The gene for an enzyme that is key to natural disease resistance in plants has been discovered by biologists at the Boyce Thompson Institute for Plant Research (BTI) and at Cornell University. The researchers say that by enhancing the activity of the enzyme they might be able to boost natural disease resistance in crop plants without resorting to pesticides or the introduction of non-plant genes.
The research, reported in the latest (May 16) issue of the journal Cell , describes the discovery of the gene that codes for an enzyme (a protein that carries out a chemical reaction) that is activated when a plant senses it is being attacked by a pathogen. When activated, the enzyme produces nitric oxide (NO), a hormone that tells the plant to turn on its defense arsenal.
According to plant pathologist Daniel F. Klessig, lead author of the Cell paper and president of BTI, located on the Cornell campus, the discovery provides a new understanding of the biochemical and genetic pathways in plants that enable them to protect themselves from disease.
David Brand | Cornell News
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On the way to an intelligent laboratory, physicists from Innsbruck and Vienna present an artificial agent that autonomously designs quantum experiments. In initial experiments, the system has independently (re)discovered experimental techniques that are nowadays standard in modern quantum optical laboratories. This shows how machines could play a more creative role in research in the future.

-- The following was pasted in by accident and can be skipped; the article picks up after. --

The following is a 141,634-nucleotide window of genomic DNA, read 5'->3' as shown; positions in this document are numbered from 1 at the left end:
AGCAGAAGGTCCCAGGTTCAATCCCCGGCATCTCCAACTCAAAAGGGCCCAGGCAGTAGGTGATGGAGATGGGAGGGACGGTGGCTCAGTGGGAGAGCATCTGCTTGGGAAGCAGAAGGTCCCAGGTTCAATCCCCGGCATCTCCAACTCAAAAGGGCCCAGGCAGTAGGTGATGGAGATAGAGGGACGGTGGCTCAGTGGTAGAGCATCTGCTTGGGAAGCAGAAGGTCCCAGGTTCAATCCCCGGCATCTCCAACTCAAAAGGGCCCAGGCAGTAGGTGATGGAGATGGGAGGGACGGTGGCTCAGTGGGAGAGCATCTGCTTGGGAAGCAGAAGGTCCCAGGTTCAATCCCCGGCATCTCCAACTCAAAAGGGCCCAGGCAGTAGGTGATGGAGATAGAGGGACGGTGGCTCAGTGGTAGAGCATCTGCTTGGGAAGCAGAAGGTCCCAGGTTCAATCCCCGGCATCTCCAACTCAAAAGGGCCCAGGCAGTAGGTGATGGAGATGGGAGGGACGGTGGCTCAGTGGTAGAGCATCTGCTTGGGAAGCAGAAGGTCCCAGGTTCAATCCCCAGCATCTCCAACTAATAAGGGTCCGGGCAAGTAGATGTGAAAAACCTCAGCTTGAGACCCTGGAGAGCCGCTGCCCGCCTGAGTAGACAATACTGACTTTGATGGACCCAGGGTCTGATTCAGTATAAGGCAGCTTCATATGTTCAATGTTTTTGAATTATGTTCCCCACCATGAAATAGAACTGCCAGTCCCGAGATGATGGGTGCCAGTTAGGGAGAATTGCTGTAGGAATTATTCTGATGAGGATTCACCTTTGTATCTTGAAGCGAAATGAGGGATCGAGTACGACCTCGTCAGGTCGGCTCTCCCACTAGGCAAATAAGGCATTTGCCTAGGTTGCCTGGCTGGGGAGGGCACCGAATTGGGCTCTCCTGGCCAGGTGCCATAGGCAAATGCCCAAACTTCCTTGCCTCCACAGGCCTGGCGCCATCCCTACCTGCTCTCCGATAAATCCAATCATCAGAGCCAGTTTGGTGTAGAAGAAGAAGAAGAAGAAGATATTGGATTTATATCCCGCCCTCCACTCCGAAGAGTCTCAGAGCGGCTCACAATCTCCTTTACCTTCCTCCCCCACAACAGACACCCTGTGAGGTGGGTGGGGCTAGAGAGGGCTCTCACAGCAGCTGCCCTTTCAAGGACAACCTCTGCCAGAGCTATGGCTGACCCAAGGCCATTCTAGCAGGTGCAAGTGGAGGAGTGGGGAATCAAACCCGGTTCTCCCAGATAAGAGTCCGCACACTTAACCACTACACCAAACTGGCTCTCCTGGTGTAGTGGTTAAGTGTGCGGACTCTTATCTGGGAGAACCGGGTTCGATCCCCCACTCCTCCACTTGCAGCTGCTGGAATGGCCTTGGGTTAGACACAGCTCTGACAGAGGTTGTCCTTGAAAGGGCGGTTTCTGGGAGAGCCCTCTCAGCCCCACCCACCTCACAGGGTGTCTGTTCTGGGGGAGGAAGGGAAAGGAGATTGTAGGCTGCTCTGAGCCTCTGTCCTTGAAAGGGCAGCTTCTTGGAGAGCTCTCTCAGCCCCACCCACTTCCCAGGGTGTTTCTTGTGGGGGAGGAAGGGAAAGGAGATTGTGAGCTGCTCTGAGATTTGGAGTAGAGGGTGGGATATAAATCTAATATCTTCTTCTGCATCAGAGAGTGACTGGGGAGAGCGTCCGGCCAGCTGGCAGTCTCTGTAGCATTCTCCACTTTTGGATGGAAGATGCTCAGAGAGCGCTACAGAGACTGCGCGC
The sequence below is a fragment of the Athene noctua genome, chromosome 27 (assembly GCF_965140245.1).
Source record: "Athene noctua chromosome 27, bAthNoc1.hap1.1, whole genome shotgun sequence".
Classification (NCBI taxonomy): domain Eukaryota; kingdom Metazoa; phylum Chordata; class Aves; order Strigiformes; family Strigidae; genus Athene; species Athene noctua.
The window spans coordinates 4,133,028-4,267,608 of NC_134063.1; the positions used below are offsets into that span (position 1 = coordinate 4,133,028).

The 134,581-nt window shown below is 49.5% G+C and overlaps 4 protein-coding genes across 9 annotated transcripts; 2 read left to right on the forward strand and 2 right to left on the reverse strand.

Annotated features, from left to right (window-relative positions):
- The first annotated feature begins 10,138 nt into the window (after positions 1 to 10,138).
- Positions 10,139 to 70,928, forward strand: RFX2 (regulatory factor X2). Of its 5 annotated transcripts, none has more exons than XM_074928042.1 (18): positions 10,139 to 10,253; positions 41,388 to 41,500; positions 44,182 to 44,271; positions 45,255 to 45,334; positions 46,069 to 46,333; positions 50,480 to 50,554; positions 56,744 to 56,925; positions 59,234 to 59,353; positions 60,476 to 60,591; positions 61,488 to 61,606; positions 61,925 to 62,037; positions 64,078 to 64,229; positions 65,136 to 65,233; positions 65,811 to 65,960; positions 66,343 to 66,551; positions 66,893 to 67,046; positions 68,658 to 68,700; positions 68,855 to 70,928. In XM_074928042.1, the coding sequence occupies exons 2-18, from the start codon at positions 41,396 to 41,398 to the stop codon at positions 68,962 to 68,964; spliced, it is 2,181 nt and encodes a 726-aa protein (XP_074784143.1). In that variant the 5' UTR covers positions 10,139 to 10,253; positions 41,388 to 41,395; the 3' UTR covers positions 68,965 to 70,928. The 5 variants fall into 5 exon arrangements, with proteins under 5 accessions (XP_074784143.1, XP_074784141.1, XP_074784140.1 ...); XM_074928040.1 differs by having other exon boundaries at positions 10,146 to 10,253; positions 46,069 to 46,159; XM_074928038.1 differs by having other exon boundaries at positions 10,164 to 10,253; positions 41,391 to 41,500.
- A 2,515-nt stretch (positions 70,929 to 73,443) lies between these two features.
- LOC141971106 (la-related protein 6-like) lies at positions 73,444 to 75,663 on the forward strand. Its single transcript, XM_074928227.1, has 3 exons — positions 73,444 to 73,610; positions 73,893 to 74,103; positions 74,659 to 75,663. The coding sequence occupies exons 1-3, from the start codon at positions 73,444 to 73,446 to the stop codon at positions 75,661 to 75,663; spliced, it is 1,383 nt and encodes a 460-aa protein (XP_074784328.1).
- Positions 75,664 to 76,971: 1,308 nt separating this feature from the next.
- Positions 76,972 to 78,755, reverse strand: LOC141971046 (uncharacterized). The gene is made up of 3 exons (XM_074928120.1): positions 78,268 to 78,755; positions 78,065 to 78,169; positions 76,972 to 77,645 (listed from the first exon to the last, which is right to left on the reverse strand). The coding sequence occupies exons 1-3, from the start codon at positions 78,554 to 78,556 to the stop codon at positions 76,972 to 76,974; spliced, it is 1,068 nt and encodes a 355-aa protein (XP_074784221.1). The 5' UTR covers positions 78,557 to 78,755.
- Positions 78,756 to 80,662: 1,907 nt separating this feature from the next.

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At the JEC World Composite Show in Paris in March 2018, the Fraunhofer Institute for Laser Technology ILT will be focusing on the latest trends and innovations in laser machining of composites. Among other things, researchers at the booth shared with the Aachen Center for Integrative Lightweight Production (AZL) will demonstrate how lasers can be used for joining, structuring, cutting and drilling composite materials.
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Scientists at Tokyo Institute of Technology (Tokyo Tech) and Tohoku University have developed high-quality GFO epitaxial films and systematically investigated their ferroelectric and ferromagnetic properties. They also demonstrated the room-temperature magnetocapacitance effects of these GFO thin films.
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